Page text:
What is the role of quants in trade execution in high frequency trading? AFAIR in "normal" trading trade execution is considered a very mundane task. What role can quantitative modelling play in trade execution in HFT?


Re the first part of the question: Quants play no role whatsoever in the actual execution tasks of trading regardless of frequency or whether we talk systematic trading or not. Its done by traders/execution traders (especially on the discretionary side) and not by quants. As your title suggests your focus is on hft, I still would claim quants do not really monitor the execution of hft trades.

However, on the hft side the definitions of quants and traders somewhat merge and the job description becomes somewhat opaque. On the hft side the whole life cycle of a trade on the systematic trading side is highly quantitative in nature and thus a deep knowledge of programming, execution venues, order types, optimizations and a lot more is required of all participating parties.

I assume you mean with quant a person who analyzes, profiles, and tests strategies and works together with programmers to implement trading strategies. Trading strategies can also mean a focus on an execution technique of cash equity on the Nasdaq exchange, for example.

In summary, depending on your definition of "quant", such practitioners are definitely closely involved in the development and implementation of hft execution algorithms, while they probably do not sit there to keep an eye on the actual executions and risk exposures I (it otherwise would be a huge inefficiency and under utilization of core talent). Though most all hft shops fully automatized risk monitoring, I have not come across a single shop who would not have managers and traders constantly monitor exposures and risk limits on top of the systematized risk checks.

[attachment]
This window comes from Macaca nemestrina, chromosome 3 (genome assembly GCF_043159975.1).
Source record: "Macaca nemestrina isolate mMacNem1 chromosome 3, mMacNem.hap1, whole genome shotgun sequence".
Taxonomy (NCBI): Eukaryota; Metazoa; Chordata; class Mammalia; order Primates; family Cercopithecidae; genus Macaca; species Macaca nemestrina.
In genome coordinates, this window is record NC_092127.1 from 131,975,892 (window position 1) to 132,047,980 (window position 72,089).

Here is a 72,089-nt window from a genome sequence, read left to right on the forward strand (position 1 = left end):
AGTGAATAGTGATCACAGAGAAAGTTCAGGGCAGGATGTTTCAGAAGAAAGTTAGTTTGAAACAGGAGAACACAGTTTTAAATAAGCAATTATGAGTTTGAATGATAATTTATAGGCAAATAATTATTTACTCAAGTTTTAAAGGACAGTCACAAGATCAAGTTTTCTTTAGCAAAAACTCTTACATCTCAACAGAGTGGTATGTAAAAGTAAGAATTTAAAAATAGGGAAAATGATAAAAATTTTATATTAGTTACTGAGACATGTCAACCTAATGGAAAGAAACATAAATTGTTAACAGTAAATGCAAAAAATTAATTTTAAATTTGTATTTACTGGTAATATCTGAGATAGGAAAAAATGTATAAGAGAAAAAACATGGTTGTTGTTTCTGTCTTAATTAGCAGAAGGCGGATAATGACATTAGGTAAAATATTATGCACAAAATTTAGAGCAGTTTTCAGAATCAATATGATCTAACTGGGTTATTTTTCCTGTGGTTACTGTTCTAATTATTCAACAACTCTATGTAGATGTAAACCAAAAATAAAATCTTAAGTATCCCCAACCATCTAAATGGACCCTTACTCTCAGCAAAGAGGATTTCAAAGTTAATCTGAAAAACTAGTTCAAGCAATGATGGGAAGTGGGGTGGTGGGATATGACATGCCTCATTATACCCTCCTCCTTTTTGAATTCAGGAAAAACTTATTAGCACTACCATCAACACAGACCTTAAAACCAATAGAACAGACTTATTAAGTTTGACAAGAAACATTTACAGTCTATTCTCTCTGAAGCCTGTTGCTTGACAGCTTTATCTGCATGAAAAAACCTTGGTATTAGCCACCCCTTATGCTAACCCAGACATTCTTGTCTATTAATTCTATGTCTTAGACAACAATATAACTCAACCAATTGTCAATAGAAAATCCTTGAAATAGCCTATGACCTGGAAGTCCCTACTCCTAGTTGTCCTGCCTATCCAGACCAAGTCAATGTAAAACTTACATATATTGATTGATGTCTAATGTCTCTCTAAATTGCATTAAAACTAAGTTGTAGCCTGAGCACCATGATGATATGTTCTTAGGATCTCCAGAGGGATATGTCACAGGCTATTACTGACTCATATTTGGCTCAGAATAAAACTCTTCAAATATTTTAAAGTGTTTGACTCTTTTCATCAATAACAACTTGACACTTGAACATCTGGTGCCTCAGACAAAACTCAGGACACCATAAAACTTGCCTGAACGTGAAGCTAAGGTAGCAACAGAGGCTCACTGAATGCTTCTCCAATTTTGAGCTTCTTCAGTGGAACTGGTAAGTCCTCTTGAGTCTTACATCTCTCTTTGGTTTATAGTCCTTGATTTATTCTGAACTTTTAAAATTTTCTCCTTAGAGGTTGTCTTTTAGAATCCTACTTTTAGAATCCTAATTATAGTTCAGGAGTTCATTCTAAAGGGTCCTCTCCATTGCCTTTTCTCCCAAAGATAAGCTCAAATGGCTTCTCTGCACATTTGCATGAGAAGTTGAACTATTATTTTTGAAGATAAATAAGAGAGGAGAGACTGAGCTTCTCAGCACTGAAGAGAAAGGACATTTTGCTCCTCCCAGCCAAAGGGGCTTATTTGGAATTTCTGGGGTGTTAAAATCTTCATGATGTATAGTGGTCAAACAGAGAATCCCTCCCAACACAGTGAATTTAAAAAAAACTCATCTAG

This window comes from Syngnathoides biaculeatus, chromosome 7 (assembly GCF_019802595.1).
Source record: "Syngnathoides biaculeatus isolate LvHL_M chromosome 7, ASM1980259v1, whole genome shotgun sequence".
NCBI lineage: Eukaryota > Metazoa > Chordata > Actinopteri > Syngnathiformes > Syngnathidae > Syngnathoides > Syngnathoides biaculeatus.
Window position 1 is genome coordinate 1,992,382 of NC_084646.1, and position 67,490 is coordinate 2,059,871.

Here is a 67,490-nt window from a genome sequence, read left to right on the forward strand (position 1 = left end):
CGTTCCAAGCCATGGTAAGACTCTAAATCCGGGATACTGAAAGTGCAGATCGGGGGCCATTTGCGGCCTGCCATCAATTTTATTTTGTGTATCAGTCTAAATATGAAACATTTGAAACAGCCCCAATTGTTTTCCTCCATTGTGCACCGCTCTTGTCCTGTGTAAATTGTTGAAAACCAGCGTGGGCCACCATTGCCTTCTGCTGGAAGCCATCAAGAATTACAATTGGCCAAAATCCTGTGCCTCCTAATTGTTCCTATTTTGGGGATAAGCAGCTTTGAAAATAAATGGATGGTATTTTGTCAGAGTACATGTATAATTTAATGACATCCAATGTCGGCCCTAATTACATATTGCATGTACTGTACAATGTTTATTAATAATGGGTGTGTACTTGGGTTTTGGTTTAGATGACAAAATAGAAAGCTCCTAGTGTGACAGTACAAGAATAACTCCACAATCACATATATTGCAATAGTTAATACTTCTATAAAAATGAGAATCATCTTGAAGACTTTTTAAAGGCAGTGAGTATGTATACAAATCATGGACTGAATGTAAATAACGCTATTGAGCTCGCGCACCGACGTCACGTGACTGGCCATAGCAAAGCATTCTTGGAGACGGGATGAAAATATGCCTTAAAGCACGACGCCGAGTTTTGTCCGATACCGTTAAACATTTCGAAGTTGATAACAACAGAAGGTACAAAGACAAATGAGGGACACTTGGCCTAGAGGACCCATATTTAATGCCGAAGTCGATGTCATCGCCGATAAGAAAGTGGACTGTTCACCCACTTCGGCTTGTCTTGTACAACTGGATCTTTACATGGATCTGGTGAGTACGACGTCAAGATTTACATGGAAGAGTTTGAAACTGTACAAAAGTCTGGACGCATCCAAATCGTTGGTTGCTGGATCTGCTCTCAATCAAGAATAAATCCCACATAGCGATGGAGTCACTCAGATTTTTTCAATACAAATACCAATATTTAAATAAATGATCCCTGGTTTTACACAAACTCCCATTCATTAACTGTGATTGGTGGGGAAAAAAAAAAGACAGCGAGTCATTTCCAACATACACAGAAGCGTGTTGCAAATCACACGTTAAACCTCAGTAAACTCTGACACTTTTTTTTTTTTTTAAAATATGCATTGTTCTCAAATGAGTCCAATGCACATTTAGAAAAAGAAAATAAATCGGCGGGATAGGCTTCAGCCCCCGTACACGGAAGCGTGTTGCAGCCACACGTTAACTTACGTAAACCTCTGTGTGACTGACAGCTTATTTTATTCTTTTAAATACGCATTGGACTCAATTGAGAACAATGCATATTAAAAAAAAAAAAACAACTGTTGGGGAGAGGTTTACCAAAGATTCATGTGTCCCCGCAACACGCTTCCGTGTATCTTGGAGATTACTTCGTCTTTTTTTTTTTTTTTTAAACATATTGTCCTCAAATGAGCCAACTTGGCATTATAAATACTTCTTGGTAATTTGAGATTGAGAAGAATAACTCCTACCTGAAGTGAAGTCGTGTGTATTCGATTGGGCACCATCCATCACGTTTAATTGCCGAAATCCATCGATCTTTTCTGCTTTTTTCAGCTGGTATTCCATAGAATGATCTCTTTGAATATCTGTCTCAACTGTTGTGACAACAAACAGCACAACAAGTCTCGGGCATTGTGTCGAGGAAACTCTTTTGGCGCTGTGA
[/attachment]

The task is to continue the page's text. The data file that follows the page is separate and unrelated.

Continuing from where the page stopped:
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  • $\begingroup$ Thank you. Do you know how P&L is attributed to quants working on execution algorithms? $\endgroup$ – quant_dev Nov 3 '12 at 12:31
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    $\begingroup$ it greatly varies from firm to firm. But it tends to be more evenly distributed among the contributing members of the group rather than by seniority as often is done among traders (given that traders share one and the same book and that pnl attribution is difficult). Obviously the big guy is taking his cut first whether at a trading or quant desk. $\endgroup$ – Matthias Wolf Nov 3 '12 at 13:48
  • $\begingroup$ Thanks, that's another thing which is good to know. However, I meant to ask about the attribution to the whole execution group, as opposed to the group which developed the strategy (or is it impossible to divide the work in this way and execution quants are effectively also developing the strategy?). $\endgroup$ – quant_dev Nov 3 '12 at 15:42
  • $\begingroup$ @Freddy: do you know if there is a difference of pay package depending whether you join on the quantitative analysis side or on the infrastructure side. I would like to work on strategies but I am afraid that if I enter on the Quant dev side, my progression may be more limited. $\endgroup$ – BlueTrin Nov 5 '12 at 11:54
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    $\begingroup$ @BlueTrin, in my opinion your options and opportunities on the quant strategy development side are more varied than on the infrastructure development side. Working on new strategies automatically puts you in direct touch with front office staff (I hesitate to call most "traders" because 80% on the sell side "traders" are execution-button-pushing-monkeys) but if you happen to work with a real risk taker with strong track record on the prop side then nothing beats that imho $\endgroup$ – Matthias Wolf Nov 8 '12 at 6:30

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